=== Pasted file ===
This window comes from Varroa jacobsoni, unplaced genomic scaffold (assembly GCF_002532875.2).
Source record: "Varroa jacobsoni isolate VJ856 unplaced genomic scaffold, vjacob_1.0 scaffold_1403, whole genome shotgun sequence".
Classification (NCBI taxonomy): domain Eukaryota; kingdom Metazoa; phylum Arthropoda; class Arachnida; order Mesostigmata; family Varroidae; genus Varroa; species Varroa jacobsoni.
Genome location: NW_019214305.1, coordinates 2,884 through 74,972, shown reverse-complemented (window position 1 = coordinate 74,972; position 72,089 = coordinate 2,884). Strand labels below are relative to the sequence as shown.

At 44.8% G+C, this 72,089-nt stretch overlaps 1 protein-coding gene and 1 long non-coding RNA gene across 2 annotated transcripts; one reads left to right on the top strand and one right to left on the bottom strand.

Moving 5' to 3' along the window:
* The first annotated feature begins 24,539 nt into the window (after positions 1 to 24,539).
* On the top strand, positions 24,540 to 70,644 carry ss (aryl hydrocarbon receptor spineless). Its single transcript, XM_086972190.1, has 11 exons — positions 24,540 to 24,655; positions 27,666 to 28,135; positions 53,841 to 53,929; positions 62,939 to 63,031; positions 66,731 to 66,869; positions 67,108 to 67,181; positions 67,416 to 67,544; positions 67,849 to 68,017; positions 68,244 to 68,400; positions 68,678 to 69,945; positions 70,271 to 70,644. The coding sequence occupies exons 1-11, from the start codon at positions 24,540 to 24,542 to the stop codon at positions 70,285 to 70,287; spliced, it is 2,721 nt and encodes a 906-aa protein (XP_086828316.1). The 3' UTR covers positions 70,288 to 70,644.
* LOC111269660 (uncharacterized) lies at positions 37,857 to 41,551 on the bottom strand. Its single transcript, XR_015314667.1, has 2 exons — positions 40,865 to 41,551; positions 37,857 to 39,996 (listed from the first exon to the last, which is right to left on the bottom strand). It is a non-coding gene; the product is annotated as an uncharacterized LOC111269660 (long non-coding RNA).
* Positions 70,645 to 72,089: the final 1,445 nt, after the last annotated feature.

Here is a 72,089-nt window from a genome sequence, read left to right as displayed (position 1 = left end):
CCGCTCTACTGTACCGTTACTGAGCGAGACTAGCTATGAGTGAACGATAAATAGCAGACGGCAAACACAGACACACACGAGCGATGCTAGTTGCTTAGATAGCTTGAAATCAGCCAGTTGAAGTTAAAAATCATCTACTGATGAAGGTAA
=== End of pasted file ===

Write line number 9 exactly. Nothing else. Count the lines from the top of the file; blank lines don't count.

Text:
* LOC111269660 (uncharacterized) lies at positions 37,857 to 41,551 on the bottom strand. Its single transcript, XR_015314667.1, has 2 exons — positions 40,865 to 41,551; positions 37,857 to 39,996 (listed from the first exon to the last, which is right to left on the bottom strand). It is a non-coding gene; the product is annotated as an uncharacterized LOC111269660 (long non-coding RNA).